Nothing. That’s the sum total of all knowledge across the European Union. 508 million people with a combined, collective knowledge of nothing and yet almost everybody in the UK seems to believe they know something – that Brexit is either very, very good or very, very bad. It seems to depend on where you got your crystal ball.
This is quite a bold statement to make so let’s break it down and try to establish whether these beliefs are well founded or not.
When is Brexit? Well assuming that we don’t have a second referendum, a people’s vote or a new general election, the UK is ‘due’ to leave the EU at midnight on 29 March 2019. I say due to leave as this is the prescribed two-year period after the UK triggered Article 50. No one has done this before and therefore the rules can change; or at least their application can. Withdrawal agreement talks were due to conclude in October, but we are now informed that this date has moved back. Assuming that a Deal is increasing in likelihood then the transition period currently set to run until December 2020 could also be extended, albeit that the EU does not appear to want that outcome. So the simple answer is Brexit may or may not occur on 29 March 2019 and the changes for EU citizens’ may or may not occur sometime beyond that date.
What will happen after Brexit? We assume, and there are lots of assumptions here, that Brexit will occur, and that it will occur on or sometime after March 2019. After that everything or nothing will change; or perhaps something in between the two. We don’t know. We can’t know until we establish if the UK will leave the EU and whether it leaves on a Deal basis, a No Deal basis or WTO basis.
Who will decide what happens? Initially the British people decided by a vote in June 2016 but we are now facing calls from a large number of people who claim that the voters were misinformed and that the people would have voted differently had they know what Brexit would really mean and here’s the thing; we still don’t know.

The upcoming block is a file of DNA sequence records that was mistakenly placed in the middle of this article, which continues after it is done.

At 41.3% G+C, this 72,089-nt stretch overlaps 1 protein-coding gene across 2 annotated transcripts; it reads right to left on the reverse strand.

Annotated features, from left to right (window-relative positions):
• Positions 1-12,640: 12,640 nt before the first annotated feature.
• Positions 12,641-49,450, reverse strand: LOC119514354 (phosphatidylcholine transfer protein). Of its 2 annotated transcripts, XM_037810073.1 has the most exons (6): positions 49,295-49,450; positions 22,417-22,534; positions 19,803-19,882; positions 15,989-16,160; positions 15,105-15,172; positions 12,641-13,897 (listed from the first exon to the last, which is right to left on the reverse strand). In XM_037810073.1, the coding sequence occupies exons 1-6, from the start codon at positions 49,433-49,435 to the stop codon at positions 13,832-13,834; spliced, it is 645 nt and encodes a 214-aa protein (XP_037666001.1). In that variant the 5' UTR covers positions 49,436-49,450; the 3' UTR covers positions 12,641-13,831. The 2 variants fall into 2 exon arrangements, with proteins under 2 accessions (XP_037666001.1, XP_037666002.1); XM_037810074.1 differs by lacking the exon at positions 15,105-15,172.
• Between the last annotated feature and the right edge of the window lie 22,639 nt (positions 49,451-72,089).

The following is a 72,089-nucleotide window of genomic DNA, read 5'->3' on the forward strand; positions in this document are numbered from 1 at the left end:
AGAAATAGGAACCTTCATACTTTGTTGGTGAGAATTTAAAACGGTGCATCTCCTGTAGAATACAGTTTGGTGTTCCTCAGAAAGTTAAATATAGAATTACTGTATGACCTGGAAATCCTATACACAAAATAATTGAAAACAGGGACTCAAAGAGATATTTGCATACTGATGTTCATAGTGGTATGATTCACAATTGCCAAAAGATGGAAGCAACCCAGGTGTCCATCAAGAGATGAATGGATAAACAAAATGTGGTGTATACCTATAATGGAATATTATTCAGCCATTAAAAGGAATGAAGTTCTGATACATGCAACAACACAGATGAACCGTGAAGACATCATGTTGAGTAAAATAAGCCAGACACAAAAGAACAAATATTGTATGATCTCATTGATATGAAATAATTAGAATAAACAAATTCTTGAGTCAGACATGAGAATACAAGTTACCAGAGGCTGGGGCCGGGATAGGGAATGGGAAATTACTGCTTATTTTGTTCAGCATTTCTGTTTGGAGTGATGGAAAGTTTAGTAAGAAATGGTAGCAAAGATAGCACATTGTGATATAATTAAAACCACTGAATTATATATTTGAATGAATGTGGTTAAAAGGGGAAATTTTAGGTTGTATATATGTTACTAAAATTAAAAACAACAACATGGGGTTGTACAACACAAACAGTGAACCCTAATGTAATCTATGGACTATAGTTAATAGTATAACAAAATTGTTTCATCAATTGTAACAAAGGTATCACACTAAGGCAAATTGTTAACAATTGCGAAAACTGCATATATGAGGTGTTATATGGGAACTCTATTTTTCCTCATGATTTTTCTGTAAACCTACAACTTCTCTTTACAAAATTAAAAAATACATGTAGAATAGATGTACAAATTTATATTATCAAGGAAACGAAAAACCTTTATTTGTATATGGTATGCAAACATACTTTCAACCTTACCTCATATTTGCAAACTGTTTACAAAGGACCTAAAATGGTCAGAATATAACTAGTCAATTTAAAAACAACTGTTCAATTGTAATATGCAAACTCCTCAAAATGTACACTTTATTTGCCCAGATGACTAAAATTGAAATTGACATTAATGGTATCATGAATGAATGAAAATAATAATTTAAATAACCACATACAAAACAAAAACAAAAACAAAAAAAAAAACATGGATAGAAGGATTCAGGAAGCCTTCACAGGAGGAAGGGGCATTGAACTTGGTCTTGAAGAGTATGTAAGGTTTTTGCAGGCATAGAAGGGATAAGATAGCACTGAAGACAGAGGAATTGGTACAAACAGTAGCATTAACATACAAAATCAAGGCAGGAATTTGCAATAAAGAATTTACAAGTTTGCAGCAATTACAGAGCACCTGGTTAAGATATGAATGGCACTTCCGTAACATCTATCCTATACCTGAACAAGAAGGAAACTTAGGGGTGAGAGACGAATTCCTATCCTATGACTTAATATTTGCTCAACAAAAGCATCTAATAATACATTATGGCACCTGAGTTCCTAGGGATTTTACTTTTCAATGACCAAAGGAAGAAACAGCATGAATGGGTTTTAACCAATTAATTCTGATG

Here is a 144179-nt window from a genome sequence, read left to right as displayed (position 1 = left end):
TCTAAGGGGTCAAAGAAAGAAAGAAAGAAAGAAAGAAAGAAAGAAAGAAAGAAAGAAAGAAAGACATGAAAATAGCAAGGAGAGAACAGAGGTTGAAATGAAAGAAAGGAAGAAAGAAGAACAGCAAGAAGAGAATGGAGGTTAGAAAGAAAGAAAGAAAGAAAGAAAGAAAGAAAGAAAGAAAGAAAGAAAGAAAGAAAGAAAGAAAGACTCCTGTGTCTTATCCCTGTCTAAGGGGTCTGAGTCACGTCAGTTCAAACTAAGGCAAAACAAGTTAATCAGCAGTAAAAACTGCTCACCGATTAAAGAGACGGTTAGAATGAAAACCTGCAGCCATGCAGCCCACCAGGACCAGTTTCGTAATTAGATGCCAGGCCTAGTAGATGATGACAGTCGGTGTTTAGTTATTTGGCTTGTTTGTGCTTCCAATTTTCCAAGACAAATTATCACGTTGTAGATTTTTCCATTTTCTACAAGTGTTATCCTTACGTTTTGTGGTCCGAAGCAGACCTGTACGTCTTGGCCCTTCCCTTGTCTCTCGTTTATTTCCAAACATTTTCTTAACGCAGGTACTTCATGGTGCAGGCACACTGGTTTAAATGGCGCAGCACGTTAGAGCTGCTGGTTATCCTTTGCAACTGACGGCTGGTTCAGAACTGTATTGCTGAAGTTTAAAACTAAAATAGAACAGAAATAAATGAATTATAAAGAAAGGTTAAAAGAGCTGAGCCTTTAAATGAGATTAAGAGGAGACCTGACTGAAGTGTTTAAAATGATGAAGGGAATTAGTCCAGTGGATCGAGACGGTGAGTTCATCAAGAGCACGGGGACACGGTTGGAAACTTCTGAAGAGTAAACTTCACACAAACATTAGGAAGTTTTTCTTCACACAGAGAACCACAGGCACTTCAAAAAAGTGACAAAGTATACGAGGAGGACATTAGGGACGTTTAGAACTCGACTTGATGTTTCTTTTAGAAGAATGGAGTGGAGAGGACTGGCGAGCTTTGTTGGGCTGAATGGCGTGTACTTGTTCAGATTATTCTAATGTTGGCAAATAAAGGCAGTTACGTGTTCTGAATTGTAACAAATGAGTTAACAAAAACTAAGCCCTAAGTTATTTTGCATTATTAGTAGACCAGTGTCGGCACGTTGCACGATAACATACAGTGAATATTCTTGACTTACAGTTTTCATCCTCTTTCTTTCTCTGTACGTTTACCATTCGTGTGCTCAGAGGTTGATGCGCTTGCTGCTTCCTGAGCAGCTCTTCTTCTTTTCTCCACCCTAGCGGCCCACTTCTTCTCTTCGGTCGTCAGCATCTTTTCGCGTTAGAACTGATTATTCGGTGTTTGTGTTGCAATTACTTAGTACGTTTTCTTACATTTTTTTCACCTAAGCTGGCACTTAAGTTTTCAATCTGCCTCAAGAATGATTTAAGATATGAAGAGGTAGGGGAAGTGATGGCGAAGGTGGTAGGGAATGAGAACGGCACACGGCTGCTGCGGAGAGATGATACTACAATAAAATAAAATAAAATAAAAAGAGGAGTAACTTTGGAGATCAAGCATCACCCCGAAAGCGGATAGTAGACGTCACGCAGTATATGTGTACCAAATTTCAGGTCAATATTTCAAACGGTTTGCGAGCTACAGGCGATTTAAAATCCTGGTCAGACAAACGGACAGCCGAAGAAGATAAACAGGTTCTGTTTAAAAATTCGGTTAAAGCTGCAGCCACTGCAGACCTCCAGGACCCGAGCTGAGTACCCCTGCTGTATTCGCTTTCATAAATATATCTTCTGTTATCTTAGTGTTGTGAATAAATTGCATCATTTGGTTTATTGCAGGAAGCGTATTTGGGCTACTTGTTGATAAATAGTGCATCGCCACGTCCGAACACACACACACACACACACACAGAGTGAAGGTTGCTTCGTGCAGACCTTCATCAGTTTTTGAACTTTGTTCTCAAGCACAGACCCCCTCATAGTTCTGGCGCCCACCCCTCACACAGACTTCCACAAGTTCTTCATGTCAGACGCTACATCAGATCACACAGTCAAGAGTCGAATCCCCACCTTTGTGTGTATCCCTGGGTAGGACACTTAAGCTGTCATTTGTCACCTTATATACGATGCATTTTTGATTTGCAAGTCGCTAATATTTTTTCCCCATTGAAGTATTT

Will the economy go up or down, will planes be grounded and will medicines run short?
Err, we don’t know. Ask ‘remainers’ and they will tell you that all manner of bad things will happen; ask ‘leavers’ and they will tell you it will be like winning the lottery. The truth lies somewhere in between I suspect. Forecasting the economy is always a tricky business; even in calmer political climates, so again the answer must reasonably be that we just don’t know.
Maybe we should back Brexit, as per the democratic vote, and then a new political party called UKEP (UKEuropeParty) could challenge UKIP and the other parties (albeit we don’t know who is in favour or against Brexit) and then have a people’s vote and perhaps even call it a general election and if UKEP win we could apply to re-join the EU. At least at that stage we will all truly know what Brexit really means, and the people will be well and truly informed. If all this sounds fanciful then I challenge anybody to come up with a better way to decide; as in the current climate we know NOTHING about Brexit. We are not even sure when we will know.